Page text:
Re­mem­ber­ing the fallen

Rutherglen Reformer - - Trinity Reformer - Matthew Szafranek

It has been over 100 years since the Great War of 1914- 1918 took place on the West­ern Front in France and Bel­gium. When the op­por­tu­nity arose to at­tend Lon­don and the his­toric bat­tle­fields, I could not refuse.

Or­gan­ised by the his­tory depart­ment, the trip in­cluded vis­its to the Im­pe­rial War Mu­seum and Houses of Par­lia­ment in Lon­don, Thiep­val Mon­u­ment and Ceme­tery in France and Tyne Cot Ceme­tery, Lochna­gar Crater and Last Post Cer­e­mony in Bel­gium.

Hav­ing re­cently stud­ied World War I in his­tory, I had a great un­der­stand­ing of the sig­nif­i­cance and im­por­tance of the places I would be vis­it­ing. The trip was in­tended to deepen our un­der­stand­ing of the war, show­ing the ad­vanced tech­nol­ogy and weaponry used at the time and the dev­as­tat­ing num­ber of peo­ple who lost their lives. The jour­ney lasted four days and I can hon­estly say it was an ex­pe­ri­ence I’ll never for­get.

Af­ter the long trip down, the first stop was meant to be the Houses of Par­lia­ment, how­ever lo­cal politi­cian Lord McAvoy man­aged to get us ac­cess to visit 10 Down­ing Street. Un­like a lot of vis­i­tors that try to see this fa­mous house, we man­aged to get right out­side the door. It was a great start to the trip.

We also vis­ited the Houses of Par­lia­ment. Out­side this his­toric build­ing was a hive of ac­tiv­ity. The de­tail of the ar­chi­tec­ture was as­tound­ingly beau­ti­ful. Even though I do not have much of an in­ter­est in pol­i­tics, I found the tour very in­ter­est­ing.

We man­aged to get to watch live de­bates in the House of Com­mons and the House of Lords and go into the rooms that are usu­ally closed to the public such as the Chapel of St Mary Un­der­croft.

It was a great ex­pe­ri­ence and I am lucky to have had the op­por­tu­nity to go there.The next part of the trip was the tour of the bat­tle­fields in France and Bel­gium. This was the main thing I was look­ing for­ward to be­cause I had no idea what to ex­pect.

We first vis­ited the Thiep­val Me­mo­rial. The mon­u­ment and ceme­tery com­mem­o­rates, by name, some 72,000 men who fell in the Somme - a fas­ci­nat­ing yet dis­turb­ing num­ber. We were in­formed that it is the largest of the Com­mon­wealth memo­ri­als across the West­ern Front, hous­ing the names of many Bri­tish and French ca­su­al­ties.

Walk­ing up to the huge struc­ture was over­whelm­ing. The num­bers of in­di­vid­ual names writ­ten on the me­mo­rial was un­be­liev­able. It put in the num­ber of fa­tal­i­ties of the war into per­spec­tive. There were also hun­dreds of named grave­stones, with even more un­named ones.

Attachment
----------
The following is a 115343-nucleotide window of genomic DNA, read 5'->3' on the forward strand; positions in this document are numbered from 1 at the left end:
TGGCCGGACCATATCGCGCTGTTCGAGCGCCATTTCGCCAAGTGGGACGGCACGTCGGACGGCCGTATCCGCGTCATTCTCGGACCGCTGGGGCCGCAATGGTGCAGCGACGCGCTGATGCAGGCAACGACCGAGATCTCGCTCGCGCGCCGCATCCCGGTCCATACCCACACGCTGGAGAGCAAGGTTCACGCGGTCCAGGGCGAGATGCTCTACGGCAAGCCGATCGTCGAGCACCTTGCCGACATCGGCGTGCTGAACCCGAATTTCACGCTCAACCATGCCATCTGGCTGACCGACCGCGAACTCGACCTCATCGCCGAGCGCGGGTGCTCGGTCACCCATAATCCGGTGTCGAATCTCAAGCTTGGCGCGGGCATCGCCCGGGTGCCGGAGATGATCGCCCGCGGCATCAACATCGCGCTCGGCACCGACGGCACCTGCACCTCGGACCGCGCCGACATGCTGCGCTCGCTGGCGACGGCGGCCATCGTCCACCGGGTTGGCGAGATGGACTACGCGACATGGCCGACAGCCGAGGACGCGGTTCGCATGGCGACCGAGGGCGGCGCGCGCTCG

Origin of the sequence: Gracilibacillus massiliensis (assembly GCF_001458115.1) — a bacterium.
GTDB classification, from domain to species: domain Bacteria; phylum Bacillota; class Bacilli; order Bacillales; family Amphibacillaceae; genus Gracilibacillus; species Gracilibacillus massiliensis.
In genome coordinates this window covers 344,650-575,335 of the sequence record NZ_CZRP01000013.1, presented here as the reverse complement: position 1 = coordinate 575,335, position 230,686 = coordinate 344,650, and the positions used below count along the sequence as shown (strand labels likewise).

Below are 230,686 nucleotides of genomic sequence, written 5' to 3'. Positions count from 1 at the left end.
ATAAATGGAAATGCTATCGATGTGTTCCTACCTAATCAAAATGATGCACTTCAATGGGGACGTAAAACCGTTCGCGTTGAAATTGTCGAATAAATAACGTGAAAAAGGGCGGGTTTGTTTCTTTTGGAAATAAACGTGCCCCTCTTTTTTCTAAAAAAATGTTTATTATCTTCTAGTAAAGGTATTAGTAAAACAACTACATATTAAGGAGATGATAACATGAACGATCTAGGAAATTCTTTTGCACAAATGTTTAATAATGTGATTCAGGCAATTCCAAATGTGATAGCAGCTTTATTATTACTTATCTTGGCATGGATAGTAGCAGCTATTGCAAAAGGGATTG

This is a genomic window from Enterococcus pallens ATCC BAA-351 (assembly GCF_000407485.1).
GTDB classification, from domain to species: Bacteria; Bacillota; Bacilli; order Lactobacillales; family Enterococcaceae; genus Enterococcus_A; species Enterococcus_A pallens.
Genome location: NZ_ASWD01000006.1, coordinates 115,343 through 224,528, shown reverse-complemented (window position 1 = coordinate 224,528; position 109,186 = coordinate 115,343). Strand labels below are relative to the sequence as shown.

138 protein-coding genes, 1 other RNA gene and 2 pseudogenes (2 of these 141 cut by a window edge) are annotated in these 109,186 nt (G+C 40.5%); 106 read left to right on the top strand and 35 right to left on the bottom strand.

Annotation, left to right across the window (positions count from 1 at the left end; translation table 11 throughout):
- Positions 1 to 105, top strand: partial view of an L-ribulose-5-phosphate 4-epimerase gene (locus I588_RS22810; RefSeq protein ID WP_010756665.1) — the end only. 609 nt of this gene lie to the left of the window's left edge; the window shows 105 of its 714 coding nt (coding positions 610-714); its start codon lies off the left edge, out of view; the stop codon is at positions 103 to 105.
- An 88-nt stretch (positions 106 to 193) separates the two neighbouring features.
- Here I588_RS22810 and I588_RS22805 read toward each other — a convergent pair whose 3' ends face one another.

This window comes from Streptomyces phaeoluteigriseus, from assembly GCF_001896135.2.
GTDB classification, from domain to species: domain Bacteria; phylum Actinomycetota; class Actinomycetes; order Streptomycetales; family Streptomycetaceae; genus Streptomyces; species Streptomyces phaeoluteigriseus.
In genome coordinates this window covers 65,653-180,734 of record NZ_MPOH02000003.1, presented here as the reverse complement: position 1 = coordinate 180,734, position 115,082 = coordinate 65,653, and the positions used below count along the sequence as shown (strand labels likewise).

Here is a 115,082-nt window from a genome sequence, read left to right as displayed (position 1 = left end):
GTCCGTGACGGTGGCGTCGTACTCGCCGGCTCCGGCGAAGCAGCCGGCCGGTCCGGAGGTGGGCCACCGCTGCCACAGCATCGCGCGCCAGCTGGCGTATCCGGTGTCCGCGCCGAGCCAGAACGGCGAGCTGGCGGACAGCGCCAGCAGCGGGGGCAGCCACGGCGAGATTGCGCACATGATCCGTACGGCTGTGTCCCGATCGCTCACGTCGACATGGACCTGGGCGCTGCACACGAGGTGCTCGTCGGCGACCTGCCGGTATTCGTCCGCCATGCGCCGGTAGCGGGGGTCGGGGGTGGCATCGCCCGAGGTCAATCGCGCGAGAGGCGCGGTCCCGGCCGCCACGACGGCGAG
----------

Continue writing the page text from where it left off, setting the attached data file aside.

There was an omi­nous, eerie si­lence across the grave­yard. I wasn’t ex­pect­ing there to be so many graves and it took me com­pletely by sur­prise.

Walk­ing back to the bus there was a strange lack of con­ver­sa­tion; it seemed that the me­mo­rial hadn’t just af­fected me, but ev­ery­one else also.

Over the two days which fol­lowed, we vis­ited the D’Al­bert Mu­seum, Lochna­gar Crater, Tyne Cot ceme­tery, Lange­mark Ger­man ceme­tery, and saw the Last Post Cer­e­mony at the Menin Gate in Bel­gium. Our school had been cho­sen to lay a wreath at this cer­e­mony which has taken place over 29,000 times since the end of World War 1.

Luck­ily, I had been cho­sen along with fel­low pupil, Rachel Kelly, to lay this wreath. Stand­ing there at the Menin Gate, I was ner­vous and anx­ious. The crowd had gath­ered into the hun­dreds and I felt so much pres­sure to not mess any­thing up.

As the sym­bolic bu­gle played, we slowly walked up and placed the wreath on be­half of our school. It was a very hum­bling ex­pe­ri­ence and one I am not likely to for­get.

To sum up our ex­pe­ri­ence, this trip re­ally made our group as a whole ap­pre­ci­ate the long last­ing and dam­ag­ing ef­fects of war.

I was shocked to see the count­less names in the memo­ri­als and ceme­ter­ies and was priv­i­leged to lay a wreath at the Menin Gate as part of the Last Post cer­e­mony. It was a very hum­bling and un­for­get­table ex­pe­ri­ence and I am very lucky to had had the op­por­tu­nity to go.

Trib­ute Trinity High’s Matthew Szafranek and Rachel Kelly lay a wreath

Visit Trinty pupils vis­ited 10 Down­ing Street, with Lord McAvoy (left)

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